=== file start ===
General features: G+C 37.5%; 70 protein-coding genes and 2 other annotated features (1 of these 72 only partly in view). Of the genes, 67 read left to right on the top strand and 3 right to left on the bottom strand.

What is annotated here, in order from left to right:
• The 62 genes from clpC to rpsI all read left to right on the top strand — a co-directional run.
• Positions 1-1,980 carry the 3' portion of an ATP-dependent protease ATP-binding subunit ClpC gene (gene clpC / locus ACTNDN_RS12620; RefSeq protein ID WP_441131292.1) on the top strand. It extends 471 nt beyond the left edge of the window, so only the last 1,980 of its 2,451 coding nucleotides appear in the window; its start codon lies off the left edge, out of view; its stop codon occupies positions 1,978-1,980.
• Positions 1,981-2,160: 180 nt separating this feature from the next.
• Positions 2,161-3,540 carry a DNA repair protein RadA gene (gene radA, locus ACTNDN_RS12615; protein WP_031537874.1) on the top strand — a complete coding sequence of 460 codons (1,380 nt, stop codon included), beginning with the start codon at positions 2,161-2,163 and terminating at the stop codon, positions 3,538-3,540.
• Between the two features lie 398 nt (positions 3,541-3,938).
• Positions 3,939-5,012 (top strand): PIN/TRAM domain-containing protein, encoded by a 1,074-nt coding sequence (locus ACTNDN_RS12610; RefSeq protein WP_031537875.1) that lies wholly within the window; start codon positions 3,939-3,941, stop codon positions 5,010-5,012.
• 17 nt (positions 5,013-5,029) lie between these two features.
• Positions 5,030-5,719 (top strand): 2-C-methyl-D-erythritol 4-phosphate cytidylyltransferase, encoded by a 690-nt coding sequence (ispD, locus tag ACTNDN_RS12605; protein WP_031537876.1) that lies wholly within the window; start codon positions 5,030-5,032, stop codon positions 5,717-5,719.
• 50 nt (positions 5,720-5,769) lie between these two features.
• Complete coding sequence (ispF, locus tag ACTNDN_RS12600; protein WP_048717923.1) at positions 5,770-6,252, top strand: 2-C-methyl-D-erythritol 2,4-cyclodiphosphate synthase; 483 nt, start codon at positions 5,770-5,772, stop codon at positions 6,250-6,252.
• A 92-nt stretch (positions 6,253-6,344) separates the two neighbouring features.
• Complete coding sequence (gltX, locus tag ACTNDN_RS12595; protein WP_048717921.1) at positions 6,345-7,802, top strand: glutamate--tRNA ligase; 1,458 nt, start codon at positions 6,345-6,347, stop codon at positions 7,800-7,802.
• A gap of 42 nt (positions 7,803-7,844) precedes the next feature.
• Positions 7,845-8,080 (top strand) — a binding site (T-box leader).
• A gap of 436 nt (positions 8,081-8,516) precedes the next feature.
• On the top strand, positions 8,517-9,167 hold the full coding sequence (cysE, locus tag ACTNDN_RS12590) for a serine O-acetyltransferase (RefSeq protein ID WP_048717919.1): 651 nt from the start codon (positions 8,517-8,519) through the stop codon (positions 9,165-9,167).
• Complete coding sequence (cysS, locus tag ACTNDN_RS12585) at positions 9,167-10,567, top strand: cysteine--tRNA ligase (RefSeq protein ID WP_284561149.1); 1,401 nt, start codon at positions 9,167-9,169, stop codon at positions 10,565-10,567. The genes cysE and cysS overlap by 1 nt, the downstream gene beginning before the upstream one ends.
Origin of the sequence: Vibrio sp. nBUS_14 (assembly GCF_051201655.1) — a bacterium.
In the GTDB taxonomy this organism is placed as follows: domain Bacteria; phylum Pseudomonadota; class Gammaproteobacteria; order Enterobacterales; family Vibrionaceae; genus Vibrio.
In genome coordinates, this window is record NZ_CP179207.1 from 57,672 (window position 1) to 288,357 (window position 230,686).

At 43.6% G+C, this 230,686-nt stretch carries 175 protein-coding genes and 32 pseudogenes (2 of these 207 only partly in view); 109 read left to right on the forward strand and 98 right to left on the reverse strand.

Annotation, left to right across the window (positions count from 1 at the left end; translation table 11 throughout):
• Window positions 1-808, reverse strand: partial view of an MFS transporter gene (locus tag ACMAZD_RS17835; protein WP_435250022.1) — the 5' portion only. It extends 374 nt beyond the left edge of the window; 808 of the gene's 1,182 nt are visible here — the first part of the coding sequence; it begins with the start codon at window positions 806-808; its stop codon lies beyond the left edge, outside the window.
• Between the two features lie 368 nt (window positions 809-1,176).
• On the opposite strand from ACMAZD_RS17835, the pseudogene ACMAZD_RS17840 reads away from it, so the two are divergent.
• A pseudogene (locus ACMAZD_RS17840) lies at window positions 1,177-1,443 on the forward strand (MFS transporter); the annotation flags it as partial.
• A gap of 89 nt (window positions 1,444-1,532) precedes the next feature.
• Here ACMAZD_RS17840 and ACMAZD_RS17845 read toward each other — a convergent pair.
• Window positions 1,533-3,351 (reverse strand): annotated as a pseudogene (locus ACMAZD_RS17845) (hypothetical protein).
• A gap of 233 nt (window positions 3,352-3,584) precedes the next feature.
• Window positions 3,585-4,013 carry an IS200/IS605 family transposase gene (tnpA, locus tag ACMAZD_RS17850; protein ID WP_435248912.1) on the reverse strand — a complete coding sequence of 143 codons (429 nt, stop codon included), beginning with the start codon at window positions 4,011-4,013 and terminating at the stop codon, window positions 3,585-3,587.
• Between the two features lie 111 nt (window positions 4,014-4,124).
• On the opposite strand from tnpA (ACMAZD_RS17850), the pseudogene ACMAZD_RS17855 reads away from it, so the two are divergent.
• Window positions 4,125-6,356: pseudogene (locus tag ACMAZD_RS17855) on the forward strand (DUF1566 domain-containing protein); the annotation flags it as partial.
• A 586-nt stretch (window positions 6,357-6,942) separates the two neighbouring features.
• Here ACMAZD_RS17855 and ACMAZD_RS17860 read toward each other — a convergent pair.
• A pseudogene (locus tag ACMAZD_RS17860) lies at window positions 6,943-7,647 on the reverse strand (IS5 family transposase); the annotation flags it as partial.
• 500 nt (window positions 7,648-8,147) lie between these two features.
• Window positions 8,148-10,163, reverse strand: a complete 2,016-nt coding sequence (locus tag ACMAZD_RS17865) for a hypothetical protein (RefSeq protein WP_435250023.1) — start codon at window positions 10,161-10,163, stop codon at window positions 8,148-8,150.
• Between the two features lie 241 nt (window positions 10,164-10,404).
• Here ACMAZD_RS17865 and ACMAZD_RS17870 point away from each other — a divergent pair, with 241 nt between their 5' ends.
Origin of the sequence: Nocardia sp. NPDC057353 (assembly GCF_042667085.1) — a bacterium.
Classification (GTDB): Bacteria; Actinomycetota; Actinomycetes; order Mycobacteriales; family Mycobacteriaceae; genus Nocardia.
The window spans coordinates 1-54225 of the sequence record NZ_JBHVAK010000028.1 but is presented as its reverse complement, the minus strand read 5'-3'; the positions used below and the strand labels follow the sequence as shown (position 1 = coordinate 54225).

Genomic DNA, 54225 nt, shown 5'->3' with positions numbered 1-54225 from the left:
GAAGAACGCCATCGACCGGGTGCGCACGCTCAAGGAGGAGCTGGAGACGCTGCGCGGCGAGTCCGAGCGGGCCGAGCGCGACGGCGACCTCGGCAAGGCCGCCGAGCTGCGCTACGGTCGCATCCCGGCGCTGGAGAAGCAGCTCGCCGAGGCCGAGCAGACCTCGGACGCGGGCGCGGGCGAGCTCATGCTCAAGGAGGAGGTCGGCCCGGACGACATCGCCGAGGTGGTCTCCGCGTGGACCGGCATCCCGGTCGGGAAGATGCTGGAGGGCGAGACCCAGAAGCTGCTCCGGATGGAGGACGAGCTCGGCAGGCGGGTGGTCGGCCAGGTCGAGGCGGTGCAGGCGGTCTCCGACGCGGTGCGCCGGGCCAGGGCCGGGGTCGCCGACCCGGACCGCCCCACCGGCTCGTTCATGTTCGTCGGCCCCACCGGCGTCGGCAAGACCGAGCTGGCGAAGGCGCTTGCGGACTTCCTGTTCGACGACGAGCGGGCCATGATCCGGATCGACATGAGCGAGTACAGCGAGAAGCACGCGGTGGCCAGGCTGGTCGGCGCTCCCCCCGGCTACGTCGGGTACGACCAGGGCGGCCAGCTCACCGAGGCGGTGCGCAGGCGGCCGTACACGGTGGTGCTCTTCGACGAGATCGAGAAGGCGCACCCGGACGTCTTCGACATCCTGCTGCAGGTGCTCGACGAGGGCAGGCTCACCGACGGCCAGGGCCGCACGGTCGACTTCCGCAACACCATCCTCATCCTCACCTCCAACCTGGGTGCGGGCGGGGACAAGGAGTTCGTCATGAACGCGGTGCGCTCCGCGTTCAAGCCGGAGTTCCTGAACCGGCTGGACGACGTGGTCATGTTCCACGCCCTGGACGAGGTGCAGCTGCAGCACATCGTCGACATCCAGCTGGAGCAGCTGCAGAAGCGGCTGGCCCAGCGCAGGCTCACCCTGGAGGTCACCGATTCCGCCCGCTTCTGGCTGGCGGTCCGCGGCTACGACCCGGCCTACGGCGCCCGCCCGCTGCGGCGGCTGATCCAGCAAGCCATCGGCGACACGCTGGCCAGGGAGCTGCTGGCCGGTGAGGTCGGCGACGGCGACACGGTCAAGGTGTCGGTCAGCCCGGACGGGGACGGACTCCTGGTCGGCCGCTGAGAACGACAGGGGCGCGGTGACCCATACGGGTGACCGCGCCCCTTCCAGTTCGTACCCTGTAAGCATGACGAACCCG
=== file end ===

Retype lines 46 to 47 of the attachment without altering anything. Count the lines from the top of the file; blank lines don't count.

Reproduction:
The window spans coordinates 1-54225 of the sequence record NZ_JBHVAK010000028.1 but is presented as its reverse complement, the minus strand read 5'-3'; the positions used below and the strand labels follow the sequence as shown (position 1 = coordinate 54225).

Genomic DNA, 54225 nt, shown 5'->3' with positions numbered 1-54225 from the left: